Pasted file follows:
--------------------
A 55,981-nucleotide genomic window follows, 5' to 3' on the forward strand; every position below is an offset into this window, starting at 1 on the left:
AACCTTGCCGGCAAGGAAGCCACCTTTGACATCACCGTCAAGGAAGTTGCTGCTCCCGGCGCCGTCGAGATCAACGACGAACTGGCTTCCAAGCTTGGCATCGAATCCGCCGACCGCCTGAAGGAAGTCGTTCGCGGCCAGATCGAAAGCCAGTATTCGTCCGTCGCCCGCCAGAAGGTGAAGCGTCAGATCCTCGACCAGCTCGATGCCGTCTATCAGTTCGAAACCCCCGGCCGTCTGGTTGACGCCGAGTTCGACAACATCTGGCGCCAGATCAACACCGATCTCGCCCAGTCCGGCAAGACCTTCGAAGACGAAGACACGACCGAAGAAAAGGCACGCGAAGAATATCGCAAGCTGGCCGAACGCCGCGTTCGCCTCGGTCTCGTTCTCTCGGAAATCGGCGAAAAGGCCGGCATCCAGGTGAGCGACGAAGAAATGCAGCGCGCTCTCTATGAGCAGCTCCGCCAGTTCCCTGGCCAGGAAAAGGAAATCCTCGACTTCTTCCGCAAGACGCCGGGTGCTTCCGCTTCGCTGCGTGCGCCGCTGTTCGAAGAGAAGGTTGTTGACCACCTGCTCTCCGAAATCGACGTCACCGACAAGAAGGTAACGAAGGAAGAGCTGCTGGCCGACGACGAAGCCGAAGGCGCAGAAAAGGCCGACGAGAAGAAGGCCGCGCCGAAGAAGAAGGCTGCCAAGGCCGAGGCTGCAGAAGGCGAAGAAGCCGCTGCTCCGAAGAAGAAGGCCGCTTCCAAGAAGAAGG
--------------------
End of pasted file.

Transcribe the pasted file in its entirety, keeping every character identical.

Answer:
A 55,981-nucleotide genomic window follows, 5' to 3' on the forward strand; every position below is an offset into this window, starting at 1 on the left:
AACCTTGCCGGCAAGGAAGCCACCTTTGACATCACCGTCAAGGAAGTTGCTGCTCCCGGCGCCGTCGAGATCAACGACGAACTGGCTTCCAAGCTTGGCATCGAATCCGCCGACCGCCTGAAGGAAGTCGTTCGCGGCCAGATCGAAAGCCAGTATTCGTCCGTCGCCCGCCAGAAGGTGAAGCGTCAGATCCTCGACCAGCTCGATGCCGTCTATCAGTTCGAAACCCCCGGCCGTCTGGTTGACGCCGAGTTCGACAACATCTGGCGCCAGATCAACACCGATCTCGCCCAGTCCGGCAAGACCTTCGAAGACGAAGACACGACCGAAGAAAAGGCACGCGAAGAATATCGCAAGCTGGCCGAACGCCGCGTTCGCCTCGGTCTCGTTCTCTCGGAAATCGGCGAAAAGGCCGGCATCCAGGTGAGCGACGAAGAAATGCAGCGCGCTCTCTATGAGCAGCTCCGCCAGTTCCCTGGCCAGGAAAAGGAAATCCTCGACTTCTTCCGCAAGACGCCGGGTGCTTCCGCTTCGCTGCGTGCGCCGCTGTTCGAAGAGAAGGTTGTTGACCACCTGCTCTCCGAAATCGACGTCACCGACAAGAAGGTAACGAAGGAAGAGCTGCTGGCCGACGACGAAGCCGAAGGCGCAGAAAAGGCCGACGAGAAGAAGGCCGCGCCGAAGAAGAAGGCTGCCAAGGCCGAGGCTGCAGAAGGCGAAGAAGCCGCTGCTCCGAAGAAGAAGGCCGCTTCCAAGAAGAAGG